Pros and Cons of Different Birth Control Methods

birth-control

Deciding which birth control method is right for you can be difficult with the amount of options available today. Creating a list of pros and cons for various methods can be a good practice to help you decide. Here is a brief explanation of some pros and cons of a few of the most common methods used today.

  1. Birth Control Pills

One of the most common birth control methods here in the U.S., birth control pills are about 90% effective with typical use.

Pros:

  • Very effective against pregnancy if used correctly
  • Can help regulate menstrual cycle
  • Doesn’t interrupt sexual activity

Cons:

  • Doesn’t protect against STIs
  • Can be expensive depending on insurance or lack thereof
  • Need to remember to take the pill at the same time every day
  • Can sometimes cause side effects like nausea, headache, and increased appetite
  • Prescription is needed to purchase
  1. Male Condoms

Another one of the most common birth control methods right next to birth control pills are male condoms, which are also around 90% effective with typical use.

Pros:

  • Protects against STI’s
  • Can be bought at most drug/grocery stores and is very affordable
  • Allows men to have an active part in preventing pregnancy

Cons:

  • May disrupt/interrupt sexual activity
  • Can break
  • Possible (but rare) latex allergies
  1. Intra-Uterine Device (IUD)

Growing in popularity, the IUD is 98 to 99% effective.

Pros:

  • Very effective against pregnancy
  • Is not felt by male or female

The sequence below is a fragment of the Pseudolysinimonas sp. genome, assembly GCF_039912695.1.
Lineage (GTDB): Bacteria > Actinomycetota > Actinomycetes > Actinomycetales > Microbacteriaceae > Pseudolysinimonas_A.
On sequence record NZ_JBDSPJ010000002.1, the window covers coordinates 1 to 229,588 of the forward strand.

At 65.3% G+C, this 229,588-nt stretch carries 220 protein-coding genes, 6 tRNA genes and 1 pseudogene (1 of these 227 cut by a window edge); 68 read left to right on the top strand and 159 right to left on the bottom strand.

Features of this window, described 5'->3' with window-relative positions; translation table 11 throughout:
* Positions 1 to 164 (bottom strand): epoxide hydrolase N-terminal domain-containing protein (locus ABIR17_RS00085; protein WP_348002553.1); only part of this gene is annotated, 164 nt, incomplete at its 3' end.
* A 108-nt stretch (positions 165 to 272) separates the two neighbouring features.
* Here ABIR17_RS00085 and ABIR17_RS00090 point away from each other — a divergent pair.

• Can be left in for up to 7 to 12 years
  • Can be removed at any time by a health care provider

Cons:

  • Doesn’t protect against STI’s
  • Needs to be inserted by a health care provider
  • Can fall out
  • Can be very expensive depending upon insurance
  • Can have side effects like longer or heavier menstrual periods, cramping, and spotting between periods
  1. Fertility Awareness Based Methods

These are completely natural methods in which women figure out when ovulation happens next month to track fertility. It has about a 76% success rate with typical use.

Pros:

  • Completely natural
  • Costs no money
  • Woman learns menstrual cycles and gets to know her own body better

Cons:

  • Doesn’t protect against STIs
  • Need to figure out when ovulation occurs each month, which can be difficult, especially if you have an irregular period like many young women do
  • Can’t have sexual intercourse for one week each month (during ovulation)

While these four options are some of the most popular birth control methods, there are several more available today with varying costs and procedures. Consider some of the pros and cons listed above, and talk to your health care provider about other options that may be a good fit for you.

Author: Renae H.

 

 

 

 

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